How to Repair Chimney Flashing

A chimney is an area of the roof particularly vulnerable to water damage.

Removing Old Chimney Flashing

A properly flashed chimney will help keep your roof water resistant.A properly flashed chimney will help keep your roof water resistant.
Chimney flashing creates a water-resistant shell around the chimney, but flashing can be damaged, resulting in leaks. Repairing chimney flashing is dicey. Once the system of overlapping metal plates is compromised, sealing provides only a temporary fix. The best tactic for repairing damaged chimney flashing is to remove the old material and replace it. This will cost a little more and take some time, but in the long run, your house will be better protected from severe damage caused by leaky flashing.

Cut away sealant from along the edges of the flashing, where the cap flashing meets the chimney mortar.

Pry up the shingles around the edges of the chimney flashing. Do not remove the shingles completely. Lift the shingles with your pry bar enough to gain access to the flashing edges.

Drill out plastic expanding anchors with a 3/16-inch drill bit.

Pry the flashing away from the chimney and rooftop with a pry bar. Remove all the flashing from around the chimney.

Scrape away any leftover caulking or sealant from the rooftop and chimney with a paint scraper.

Installing New Flashing

Mark and cut your front base flashing. This piece of flashing measures about 8 inches longer than the front of the chimney and is bent in half lengthwise. Measure in 4 inches from each side and make a mark on the bend in the center of the piece. Cut from each inside corner to the mark with tin snips. Your cuts should follow approximately 45-degree angles.

Shape and position the front base flashing. Set the piece in place on the front of the chimney, and hand bend the cut corners so they wrap around the sides of the chimney.

Cut and position your front step flashing pieces. At the prefabricated bend, cut in about 1 inch using tin snips. Place a single dollop of caulk on the inside corner of the front base flashing and set the front step flashing in place. The corner of the step flashing piece will wrap around to the front of the chimney.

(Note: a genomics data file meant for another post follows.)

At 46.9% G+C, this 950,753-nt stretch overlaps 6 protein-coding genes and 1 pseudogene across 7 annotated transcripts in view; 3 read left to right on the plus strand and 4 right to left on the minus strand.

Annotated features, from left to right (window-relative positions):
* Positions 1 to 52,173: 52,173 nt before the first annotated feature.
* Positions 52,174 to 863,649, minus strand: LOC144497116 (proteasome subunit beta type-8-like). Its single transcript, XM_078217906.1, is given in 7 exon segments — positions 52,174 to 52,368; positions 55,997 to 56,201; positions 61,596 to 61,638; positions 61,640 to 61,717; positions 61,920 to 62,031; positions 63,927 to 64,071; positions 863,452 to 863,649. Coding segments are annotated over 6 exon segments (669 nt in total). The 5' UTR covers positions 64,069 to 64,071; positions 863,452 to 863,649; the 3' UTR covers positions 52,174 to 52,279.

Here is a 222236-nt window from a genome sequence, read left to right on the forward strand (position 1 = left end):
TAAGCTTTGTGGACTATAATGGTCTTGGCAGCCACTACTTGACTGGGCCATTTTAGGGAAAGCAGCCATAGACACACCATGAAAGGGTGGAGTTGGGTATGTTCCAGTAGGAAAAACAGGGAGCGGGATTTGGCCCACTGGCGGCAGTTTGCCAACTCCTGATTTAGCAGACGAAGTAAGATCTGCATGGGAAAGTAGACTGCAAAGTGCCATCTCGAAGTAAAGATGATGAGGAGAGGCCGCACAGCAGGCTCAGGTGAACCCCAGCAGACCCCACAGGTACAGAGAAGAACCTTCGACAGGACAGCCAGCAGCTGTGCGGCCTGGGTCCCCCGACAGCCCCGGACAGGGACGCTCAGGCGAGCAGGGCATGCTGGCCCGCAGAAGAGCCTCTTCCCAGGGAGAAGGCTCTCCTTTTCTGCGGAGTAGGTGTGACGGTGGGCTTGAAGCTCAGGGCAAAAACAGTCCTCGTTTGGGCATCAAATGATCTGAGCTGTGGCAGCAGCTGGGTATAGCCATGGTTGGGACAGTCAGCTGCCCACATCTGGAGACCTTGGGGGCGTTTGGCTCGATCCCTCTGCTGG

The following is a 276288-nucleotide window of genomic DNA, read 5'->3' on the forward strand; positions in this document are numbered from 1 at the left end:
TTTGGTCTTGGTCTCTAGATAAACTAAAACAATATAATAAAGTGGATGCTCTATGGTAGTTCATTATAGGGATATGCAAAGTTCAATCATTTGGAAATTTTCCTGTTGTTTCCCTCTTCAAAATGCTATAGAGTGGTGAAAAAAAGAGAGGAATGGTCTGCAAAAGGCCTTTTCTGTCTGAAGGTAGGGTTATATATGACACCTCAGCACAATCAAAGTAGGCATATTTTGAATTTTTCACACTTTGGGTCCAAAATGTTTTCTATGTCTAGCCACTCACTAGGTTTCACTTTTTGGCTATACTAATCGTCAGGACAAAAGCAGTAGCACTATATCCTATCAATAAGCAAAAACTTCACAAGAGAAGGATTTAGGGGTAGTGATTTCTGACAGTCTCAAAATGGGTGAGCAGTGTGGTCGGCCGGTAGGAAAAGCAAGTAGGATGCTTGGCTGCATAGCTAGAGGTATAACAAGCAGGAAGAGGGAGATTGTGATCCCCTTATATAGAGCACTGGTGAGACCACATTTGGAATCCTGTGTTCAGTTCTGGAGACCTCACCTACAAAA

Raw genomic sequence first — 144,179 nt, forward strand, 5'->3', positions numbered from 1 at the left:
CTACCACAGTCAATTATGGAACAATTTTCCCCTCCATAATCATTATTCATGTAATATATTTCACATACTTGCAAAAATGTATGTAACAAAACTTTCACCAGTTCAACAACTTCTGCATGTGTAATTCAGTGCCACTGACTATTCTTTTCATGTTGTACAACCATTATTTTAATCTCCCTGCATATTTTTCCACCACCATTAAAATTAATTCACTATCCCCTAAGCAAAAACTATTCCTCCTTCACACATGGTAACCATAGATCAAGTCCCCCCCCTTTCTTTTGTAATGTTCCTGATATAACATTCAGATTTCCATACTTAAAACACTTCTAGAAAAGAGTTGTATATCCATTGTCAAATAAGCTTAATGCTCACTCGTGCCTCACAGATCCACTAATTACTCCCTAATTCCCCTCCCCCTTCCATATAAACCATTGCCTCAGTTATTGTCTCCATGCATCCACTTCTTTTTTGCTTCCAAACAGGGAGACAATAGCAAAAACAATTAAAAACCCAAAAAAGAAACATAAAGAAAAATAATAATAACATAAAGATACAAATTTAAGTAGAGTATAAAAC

Place each piece of step flashing along the sides of the chimney and refasten the shingles in place to secure them. Nail the shingles with galvanized roofing nails.

Position the chimney saddle behind the chimney. This specialized piece of sheet metal is designed to redirect water away from the chimney. Fasten the chimney saddle with galvanized nails driven every 6 inches along the edges of the piece.

Cut and bend your front cap flashing to fit around the corners of the chimney and into the grooves cut into the chimney mortar. Knock the front cap into place using a wood block and hammer. The grooves in the mortar were cut when the original flashing was installed.

Drill a hole into the top corner of the front cap flashing. Use a 3/16-inch masonry bit and drill the holes about 1 ½ inches deep, through the flashing and into the brick behind it. Insert an expanding plastic anchor into the hole to secure the flashing.

Cut and band side cap flashing to fit into the grooves cut into the mortar. The prefabricated flange at the top of the cap flashing will fit into the mortar grooves.

Drill holes into each piece of side capping with the 3/16-inch masonry bit, and fit expanding plastic anchors to hold them in place.

Install the back cap flashing onto the backside of the chimney. Knock the flange into the groove with a wood block, then drill and fasten with expanding plastic anchors.

Caulk along the top seam of the cap flashing, where the flashing flanges have been knocking into the grooves in the mortar.

Things You Will Need

  • Utility knife
  • Pry bar
  • Paint scraper
  • Replacement chimney flashing
  • Tin snips
  • Hammer
  • Wood block
  • Galvanized roofing nails
  • Cordless drill
  • 3/16-inch masonry bit
  • Plastic expanding anchors
  • Caulk
  • Caulking gun

Warning

  • Always be careful when working on a rooftop. Fasten and wear a safety harness to avoid injuries resulting from falls.

About the Author

Robert Howard has been writing professionally since 2004 and writes a weekly column for the "Synthesis," a Chico, Calif.-based newspaper. He maintains a blog and has published articles and works of fiction in a variety of different print and online magazines. Howard holds a Bachelor of Arts in visual arts from the University of California, San Diego.